Economic & Market Overview - Q4

| January 01, 2020
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US stocks closed out the year up over 30%, the highest calendar year return since 2013. During the final quarter, the US and China reached a “phase one” trade deal and Congress was poised to sign the new US-Mexico-Canada trade deal.  Conservatives won a large majority in Britain’s recent election and plan to move quickly on Brexit. The Federal Reserve indicated fewer rate changes for the near future, calming investor concerns.  These developments helped to overcome rising uncertainty over impeachment proceedings and fueled a strong finish to an already outstanding year for the markets.



US stocks have enjoyed 11+ years of growth, which represents the longest recorded bull market in history.  Stocks surged throughout the year, repeatedly achieving record level highs.  Stock momentum was driven by easing trade tensions, continued low interest rates, stable inflation, and the strongest US labor market in 50 years. US stocks finished up 8.7% for the quarter and a remarkable 31.1% for the year.  International stocks also achieved impressive results, with gains of 8.2% for the quarter and 22.6% for the year.    


Bond investors were rewarded during 4Q as well.  The Federal Reserve cut interest rates three times since last July, causing bond values to rise.  Most other central banks also kept interest rates low to help drive economic growth.  Over 25% of the world’s investment-grade bonds now offer negative yields, further highlighting the unprecedented easy money policies around the world.  Overall, US taxable bonds were up 0.3% for the quarter and a notable 8.8% for 2019.  Tax-free municipal bonds produced positive growth of 0.9% for the quarter and 5.6% for the year.


US GDP grew steadily but moderately in 3Q at 2.1%.  Consumption served as the major driver of growth during the quarter, contributing nearly 2 percentage points to the overall pace.  However, business investment continued to decline due to the protracted US-China trade dispute.  Future economic growth is dependent on whether the “phase one” trade deal will be sufficient to encourage businesses to rebuild inventories and increase capital spending.  Manufacturers are struggling to find skilled labor in a tight job market, which restricts their ability to expand. Nevertheless, the holiday shopping season should give the economy a boost, as job growth and consumer spending remain strong.


The US labor market continues to boom with unemployment dropping back down to 3.5%, the lowest rate since 1969.  In November, the economy added 266,000 jobs, bringing the average job creation rate to 180,000 per month in 2019.  This rate is well above the level needed to provide jobs for new workers entering the workforce.  Wages continue to outpace inflation, rising 3.1% in November.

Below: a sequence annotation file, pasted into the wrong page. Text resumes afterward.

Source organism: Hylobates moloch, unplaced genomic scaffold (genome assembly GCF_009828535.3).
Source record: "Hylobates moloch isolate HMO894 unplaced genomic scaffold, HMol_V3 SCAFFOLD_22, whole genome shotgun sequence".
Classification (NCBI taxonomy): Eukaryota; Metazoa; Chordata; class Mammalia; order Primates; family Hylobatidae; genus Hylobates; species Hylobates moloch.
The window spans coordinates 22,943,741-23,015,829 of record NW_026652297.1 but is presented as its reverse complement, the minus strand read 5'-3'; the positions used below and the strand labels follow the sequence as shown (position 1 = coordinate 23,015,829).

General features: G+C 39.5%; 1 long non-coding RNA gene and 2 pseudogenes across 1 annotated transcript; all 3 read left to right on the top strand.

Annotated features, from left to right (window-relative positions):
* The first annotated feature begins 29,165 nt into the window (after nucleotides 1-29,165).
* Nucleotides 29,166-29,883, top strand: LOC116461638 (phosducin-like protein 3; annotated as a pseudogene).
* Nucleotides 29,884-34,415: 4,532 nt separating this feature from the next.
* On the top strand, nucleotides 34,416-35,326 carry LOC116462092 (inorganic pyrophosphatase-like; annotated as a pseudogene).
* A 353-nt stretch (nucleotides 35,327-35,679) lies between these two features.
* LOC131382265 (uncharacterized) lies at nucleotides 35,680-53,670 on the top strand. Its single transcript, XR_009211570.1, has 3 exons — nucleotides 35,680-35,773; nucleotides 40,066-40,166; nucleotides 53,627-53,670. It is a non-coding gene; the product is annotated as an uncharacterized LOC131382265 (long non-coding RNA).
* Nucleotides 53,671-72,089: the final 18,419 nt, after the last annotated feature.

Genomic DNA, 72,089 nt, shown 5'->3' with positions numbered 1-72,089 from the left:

Moderate economic growth and rising wages have been squeezing corporate margins.  A rise in the value of the dollar has also hurt US companies’ overseas earnings. Moreover, the slowdown in profit growth reflects the fading effects of tax reform.  Operating earnings are expected to decline 0.4% in 3Q, the fourth consecutive quarter of lackluster corporate performance.  Revenues increased 3.8% year-over-year for 3Q, also down from the prior quarter.

Interest Rates

Following short-term interest rate cuts in July, September, and November, the Federal Open Market Committee unanimously announced their decision to hold rates steady for the near future.  At their December meeting, the Fed indicated a reluctance to raise rates, even if inflation moved above their 2% target rate.  They plan to keep rates low until they see “persistent and significant inflation.”


The Fed’s rate cuts helped nudge inflation upward in 4Q.  In November, the Consumer Price Index finally surpassed 2.1% year-over-year, slightly above the Fed’s target inflation rate.  The Fed is hesitant to adjust interest rates, knowing that past inflation moves above 2% have been short-lived.   There remains some distance from the “persistent and significant inflation” necessary to change their course.

Final Thoughts

The end of 2019 brought clarity on several important fronts, including global trade and central bank policy. The US and China took steps toward a trade dispute truce or pause.  Britain is finally on track to exit the European Union. The US-Mexico-Canada trade agreement is expected to be signed soon.  Central banks continue to encourage low interest rate policies to avert economic recession.  Despite these drivers, we expect continued political drama up through the US elections next November.  While 2019 was an outstanding year for both stock and bond investors, we encourage investors to remain grounded and to temper performance expectations for 2020.  The current investment climate underscores the importance of maintaining a well-diversified portfolio which reflects your financial goals and risk tolerance. 



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